On Thu, 25 Nov 2004 20:13:07 -0600, Thomas firstname.lastname@example.org (Thomas
You're likely to experience a greater number of failures,
but not that many: if you have only one tool, you are likely
to use it much more than each of the eighteen.
First, I don't believe that there is any greater reliance on cheap
tools/goods now than 50 years ago. I think that the first point you
made is the key one: most of us own a lot more stuff of all kinds
than our parents and grandparents. So there is a lot more cheap
stuff floating around. Secondly, one reason for manufacturers
to concentrate on the cheaper stuff (in addition to market share,
etc) is the cost of repair relative to the cost of initial
production. At most levels of quality, it is possible to produce
the majority of goods incredibly efficiently - just think of all the
components mechanical & electronic in a sub-$1K computer -
but repairs are not. Even if you make something really well,
the probability is high that something will eventually break and
it is likely that the repair cost will run on the order of 30 - 100
percent of the purchase price. Most people I know are likely
to opt to purchase a new item instead. This is a disincentive to
Thomas Beckett brings his outlook to us with:
snip of long diatribe that is mostly inaccurate
First, learn something about plastics technology. Plastics often save money,
but just as often increase quality and safety. They provide greater electrical
safety, drop resistance, and grip safety versus most thin cast or sheet metals
while also providing lower manufacturing costs, and lower development costs.
Second, the number of power tools owned may increase the chance that one of
them is going to fail, but that is incidental and of little importance.
Anything complex may fail at any time for any of variety of reasons, almost
none of which have to do with quality of manufacture or design.
Third, motors are designed to last a specific number of hours in actual use to
provide a minimum use time, not a maximum. If every tool is designed to last
500 hours, Joe or Jane Average is going to pay for that 500 hour lifetime, and
never use the tool more than 10 hours. If the tool Joe or Jane buys is designed
to be last for 75 hours, and they use it for 100, they've gotten more than they
paid for, not less.
We have more types of power tools than ever before, available from more
manufacturers than ever before. The buyer has the responsibility to learn
something about the tools and materials used to make each brand before making
the purchase. People who don't do so don't get tools that last (and serve) as
well as those who do. Too, those who make decisions based totally on price
almost never get good quality tools. Price, though, is always a part of the
decision, and should be, because buying more tool than you need may be as
wasteful as buying the cheapest tool on the market.
Finally, over-generalizations about a field as large as the power tool field
are good only for relieving the feelings of someone who has made a poor tool
buying decision and blames it on someone else.
"Giving every man a vote has no more made men wise and free than Christianity
has made them good." H. L. Mencken
Now, somebody take a survey. Find out
how many people believe that ANY
Sears Craftsman tools can be returned,
no questions asked, for a free replacement, at any time. I bet more
than 500 out of 1000 would say yes.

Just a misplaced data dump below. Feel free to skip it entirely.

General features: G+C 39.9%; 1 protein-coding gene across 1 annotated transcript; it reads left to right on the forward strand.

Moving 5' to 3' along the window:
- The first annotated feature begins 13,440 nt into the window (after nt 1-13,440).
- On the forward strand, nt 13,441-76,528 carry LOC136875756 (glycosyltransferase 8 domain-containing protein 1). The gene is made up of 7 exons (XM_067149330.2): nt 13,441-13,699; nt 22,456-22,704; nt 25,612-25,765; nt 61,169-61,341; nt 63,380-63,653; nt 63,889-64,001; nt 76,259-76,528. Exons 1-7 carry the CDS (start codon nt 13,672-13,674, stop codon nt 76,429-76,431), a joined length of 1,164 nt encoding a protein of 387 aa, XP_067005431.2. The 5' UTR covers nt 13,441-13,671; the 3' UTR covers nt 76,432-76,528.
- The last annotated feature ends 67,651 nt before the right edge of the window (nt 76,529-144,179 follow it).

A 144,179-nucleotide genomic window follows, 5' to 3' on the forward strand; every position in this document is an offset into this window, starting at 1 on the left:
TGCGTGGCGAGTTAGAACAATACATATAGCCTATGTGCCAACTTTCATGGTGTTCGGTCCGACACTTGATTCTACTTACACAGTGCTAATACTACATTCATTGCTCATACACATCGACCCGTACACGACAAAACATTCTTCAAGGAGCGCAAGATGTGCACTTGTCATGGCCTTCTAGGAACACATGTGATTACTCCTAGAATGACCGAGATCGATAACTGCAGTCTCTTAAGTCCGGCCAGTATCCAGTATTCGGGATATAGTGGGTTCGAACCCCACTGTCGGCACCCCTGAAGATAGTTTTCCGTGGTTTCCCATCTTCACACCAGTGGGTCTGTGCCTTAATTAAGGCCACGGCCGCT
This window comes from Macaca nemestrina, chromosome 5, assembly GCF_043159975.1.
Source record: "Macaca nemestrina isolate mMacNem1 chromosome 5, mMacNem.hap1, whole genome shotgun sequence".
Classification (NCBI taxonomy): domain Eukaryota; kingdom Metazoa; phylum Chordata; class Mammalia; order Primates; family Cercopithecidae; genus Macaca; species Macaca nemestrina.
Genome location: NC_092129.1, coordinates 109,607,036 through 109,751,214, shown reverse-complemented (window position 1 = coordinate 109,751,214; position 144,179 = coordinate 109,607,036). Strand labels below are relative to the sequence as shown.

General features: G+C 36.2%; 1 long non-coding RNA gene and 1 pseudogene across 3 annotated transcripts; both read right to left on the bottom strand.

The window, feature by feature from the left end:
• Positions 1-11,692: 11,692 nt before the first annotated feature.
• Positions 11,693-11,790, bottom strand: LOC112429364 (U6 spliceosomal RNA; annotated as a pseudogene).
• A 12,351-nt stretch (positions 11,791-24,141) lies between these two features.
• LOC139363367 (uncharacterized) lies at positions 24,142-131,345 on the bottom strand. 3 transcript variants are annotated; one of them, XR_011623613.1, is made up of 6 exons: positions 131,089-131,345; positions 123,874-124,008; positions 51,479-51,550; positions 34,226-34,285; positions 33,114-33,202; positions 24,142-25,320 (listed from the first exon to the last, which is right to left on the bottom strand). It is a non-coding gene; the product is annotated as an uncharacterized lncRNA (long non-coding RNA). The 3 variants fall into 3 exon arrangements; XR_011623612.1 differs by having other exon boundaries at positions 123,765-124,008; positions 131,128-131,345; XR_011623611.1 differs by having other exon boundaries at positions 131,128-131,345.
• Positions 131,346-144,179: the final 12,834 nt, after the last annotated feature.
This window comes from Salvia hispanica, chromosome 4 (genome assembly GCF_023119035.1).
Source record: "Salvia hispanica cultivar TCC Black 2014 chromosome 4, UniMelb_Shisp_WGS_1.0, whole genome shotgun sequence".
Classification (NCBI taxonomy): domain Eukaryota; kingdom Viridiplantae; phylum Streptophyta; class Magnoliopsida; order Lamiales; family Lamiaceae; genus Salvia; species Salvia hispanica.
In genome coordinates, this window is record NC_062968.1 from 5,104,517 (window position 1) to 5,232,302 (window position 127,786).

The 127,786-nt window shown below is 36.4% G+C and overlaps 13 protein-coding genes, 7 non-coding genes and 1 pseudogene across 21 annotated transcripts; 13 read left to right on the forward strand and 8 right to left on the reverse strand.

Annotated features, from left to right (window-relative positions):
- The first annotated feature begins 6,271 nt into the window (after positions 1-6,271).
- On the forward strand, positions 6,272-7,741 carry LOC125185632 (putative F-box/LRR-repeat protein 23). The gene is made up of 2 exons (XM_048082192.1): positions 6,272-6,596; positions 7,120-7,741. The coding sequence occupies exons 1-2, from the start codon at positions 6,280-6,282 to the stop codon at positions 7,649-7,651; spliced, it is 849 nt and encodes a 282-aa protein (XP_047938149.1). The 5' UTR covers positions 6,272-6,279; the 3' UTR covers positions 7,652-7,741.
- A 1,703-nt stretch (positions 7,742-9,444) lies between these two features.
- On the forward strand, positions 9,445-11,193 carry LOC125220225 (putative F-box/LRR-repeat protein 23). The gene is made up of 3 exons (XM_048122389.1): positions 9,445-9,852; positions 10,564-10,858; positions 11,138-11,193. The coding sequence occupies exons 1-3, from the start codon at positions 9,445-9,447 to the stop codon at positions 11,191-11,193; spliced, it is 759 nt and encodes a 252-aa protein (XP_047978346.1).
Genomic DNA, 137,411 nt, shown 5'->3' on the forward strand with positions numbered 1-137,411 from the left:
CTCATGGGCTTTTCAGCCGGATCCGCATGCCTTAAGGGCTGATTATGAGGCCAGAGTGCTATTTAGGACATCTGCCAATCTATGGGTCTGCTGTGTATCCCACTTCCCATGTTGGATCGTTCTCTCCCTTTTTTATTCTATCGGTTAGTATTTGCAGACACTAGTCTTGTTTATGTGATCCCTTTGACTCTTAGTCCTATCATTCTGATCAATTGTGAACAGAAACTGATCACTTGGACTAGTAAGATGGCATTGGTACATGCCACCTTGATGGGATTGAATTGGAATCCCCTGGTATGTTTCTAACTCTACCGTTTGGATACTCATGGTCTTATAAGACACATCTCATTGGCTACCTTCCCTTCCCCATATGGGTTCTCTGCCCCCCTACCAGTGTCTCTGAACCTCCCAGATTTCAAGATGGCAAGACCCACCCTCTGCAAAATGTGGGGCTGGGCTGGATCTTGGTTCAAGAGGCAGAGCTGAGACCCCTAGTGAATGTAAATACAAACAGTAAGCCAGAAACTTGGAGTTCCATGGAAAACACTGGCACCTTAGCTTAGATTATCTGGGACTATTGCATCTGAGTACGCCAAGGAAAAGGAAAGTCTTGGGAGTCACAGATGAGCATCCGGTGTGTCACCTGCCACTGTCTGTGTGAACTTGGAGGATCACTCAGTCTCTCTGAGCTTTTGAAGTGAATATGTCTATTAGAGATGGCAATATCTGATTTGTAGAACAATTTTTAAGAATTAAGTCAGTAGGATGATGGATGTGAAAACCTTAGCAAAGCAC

I had the fortune to be working at Sears when an older gentleman with a
dump-bed pickup and the back full of tools dump the entire load in the
parking lot. Yes, he thought the power tools were lifetime warrantied. No,
they never have been. If you ever got to replace one after the 1 year
period, you had a nice employee just "make it happen" for you.
About your conscience and the screwdrivers, Sears knows they will be
replacing tools not used for their intended purpose. They figure if they
get you into the store to replace the tool, you might buy something else.
Had a guy come in with a broken 1/2" breaker bar snapped just below the
head. Out of curiosity, I asked him what happened. He mentioned something
about 3 guys and a 6 foot cheater pipe. I replaced it with a smile.
If you don't know to switch the "com" and the "gmail",
You probably shouldn't attempt to email me.
That one year Dad got about 750 million cubic buttloads of logs dumped on
our garden, the guy at Sears did finally request that we put tape on the
maul before returning it the next time. We were going through three a day
at the high point of that.
Wow, I musta been stronger than I am now. I don't remember how many cords
that wound up being, but it lasted three or four winters. I had to do 2/3
of the splitting, and never could convince ol' Dad of the efficacy of a
handy dandy hydraulic log splitter.
Thanks to Sears, we kept whoever makes those things in business
single-handedly that year. :)
Then many years later, I used the same dull, rusty, mangled maul to rip up a
bunch of carpet tacks. Worked great. No problem getting a new one
(I'm glad Dad got a pellet stove or I'd probably *still* be guilt tripped
somehow into helping him split all that. :)
Michael McIntyre ---- Silvan < email@example.com>
Linux fanatic, and certified Geek; registered Linux user #243621
Yes, I'm saying that's what most people believe, or at least it's factored in
subconsiously when people think about
Sears warranty policies. Sears does
have generally good return and service policies. For example, they were ready
to come out and replace the motor in
my 6 mo. old tablesaw until I realized
I hadn't pushed the reset button hard
enough. But no, they aren't going to
replace my Crafts-
man Chinese-made rolling toolbox
with the broken handle
even if it's not a year old. What I'm
saying is, people hear, "y'know, if
that's a Craftsman wrench, they'll
replace it for free," and think that
applies to all Craftsman tools.
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